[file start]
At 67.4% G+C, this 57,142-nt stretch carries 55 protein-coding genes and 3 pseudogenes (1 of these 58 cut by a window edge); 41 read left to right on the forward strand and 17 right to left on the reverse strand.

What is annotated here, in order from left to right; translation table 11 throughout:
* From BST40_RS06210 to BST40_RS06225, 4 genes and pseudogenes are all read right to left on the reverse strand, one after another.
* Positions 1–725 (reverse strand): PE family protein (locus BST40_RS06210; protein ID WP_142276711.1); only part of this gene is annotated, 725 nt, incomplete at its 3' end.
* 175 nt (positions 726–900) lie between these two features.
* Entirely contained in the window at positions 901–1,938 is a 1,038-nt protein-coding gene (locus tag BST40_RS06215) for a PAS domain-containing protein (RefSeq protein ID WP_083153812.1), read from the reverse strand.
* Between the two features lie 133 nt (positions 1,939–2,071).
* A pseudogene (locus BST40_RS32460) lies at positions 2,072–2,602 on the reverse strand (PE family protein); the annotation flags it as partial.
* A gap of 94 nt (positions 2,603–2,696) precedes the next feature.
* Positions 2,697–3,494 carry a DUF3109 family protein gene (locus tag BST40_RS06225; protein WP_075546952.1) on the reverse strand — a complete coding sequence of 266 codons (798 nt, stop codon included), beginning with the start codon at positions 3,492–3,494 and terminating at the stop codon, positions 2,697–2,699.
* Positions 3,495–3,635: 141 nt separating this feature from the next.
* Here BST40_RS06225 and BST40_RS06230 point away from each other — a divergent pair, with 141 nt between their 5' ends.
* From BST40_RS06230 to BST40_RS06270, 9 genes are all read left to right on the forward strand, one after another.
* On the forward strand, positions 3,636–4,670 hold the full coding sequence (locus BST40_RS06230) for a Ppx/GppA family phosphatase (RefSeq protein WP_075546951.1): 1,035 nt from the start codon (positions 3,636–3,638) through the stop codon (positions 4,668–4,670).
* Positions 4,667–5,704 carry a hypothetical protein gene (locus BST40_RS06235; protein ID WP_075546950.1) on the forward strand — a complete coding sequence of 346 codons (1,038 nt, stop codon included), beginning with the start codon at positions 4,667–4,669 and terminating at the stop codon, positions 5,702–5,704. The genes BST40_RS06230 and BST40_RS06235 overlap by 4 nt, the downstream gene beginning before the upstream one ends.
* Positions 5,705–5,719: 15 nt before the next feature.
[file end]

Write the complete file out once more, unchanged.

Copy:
At 67.4% G+C, this 57,142-nt stretch carries 55 protein-coding genes and 3 pseudogenes (1 of these 58 cut by a window edge); 41 read left to right on the forward strand and 17 right to left on the reverse strand.

What is annotated here, in order from left to right; translation table 11 throughout:
* From BST40_RS06210 to BST40_RS06225, 4 genes and pseudogenes are all read right to left on the reverse strand, one after another.
* Positions 1–725 (reverse strand): PE family protein (locus BST40_RS06210; protein ID WP_142276711.1); only part of this gene is annotated, 725 nt, incomplete at its 3' end.
* 175 nt (positions 726–900) lie between these two features.
* Entirely contained in the window at positions 901–1,938 is a 1,038-nt protein-coding gene (locus tag BST40_RS06215) for a PAS domain-containing protein (RefSeq protein ID WP_083153812.1), read from the reverse strand.
* Between the two features lie 133 nt (positions 1,939–2,071).
* A pseudogene (locus BST40_RS32460) lies at positions 2,072–2,602 on the reverse strand (PE family protein); the annotation flags it as partial.
* A gap of 94 nt (positions 2,603–2,696) precedes the next feature.
* Positions 2,697–3,494 carry a DUF3109 family protein gene (locus tag BST40_RS06225; protein WP_075546952.1) on the reverse strand — a complete coding sequence of 266 codons (798 nt, stop codon included), beginning with the start codon at positions 3,492–3,494 and terminating at the stop codon, positions 2,697–2,699.
* Positions 3,495–3,635: 141 nt separating this feature from the next.
* Here BST40_RS06225 and BST40_RS06230 point away from each other — a divergent pair, with 141 nt between their 5' ends.
* From BST40_RS06230 to BST40_RS06270, 9 genes are all read left to right on the forward strand, one after another.
* On the forward strand, positions 3,636–4,670 hold the full coding sequence (locus BST40_RS06230) for a Ppx/GppA family phosphatase (RefSeq protein WP_075546951.1): 1,035 nt from the start codon (positions 3,636–3,638) through the stop codon (positions 4,668–4,670).
* Positions 4,667–5,704 carry a hypothetical protein gene (locus BST40_RS06235; protein ID WP_075546950.1) on the forward strand — a complete coding sequence of 346 codons (1,038 nt, stop codon included), beginning with the start codon at positions 4,667–4,669 and terminating at the stop codon, positions 5,702–5,704. The genes BST40_RS06230 and BST40_RS06235 overlap by 4 nt, the downstream gene beginning before the upstream one ends.
* Positions 5,705–5,719: 15 nt before the next feature.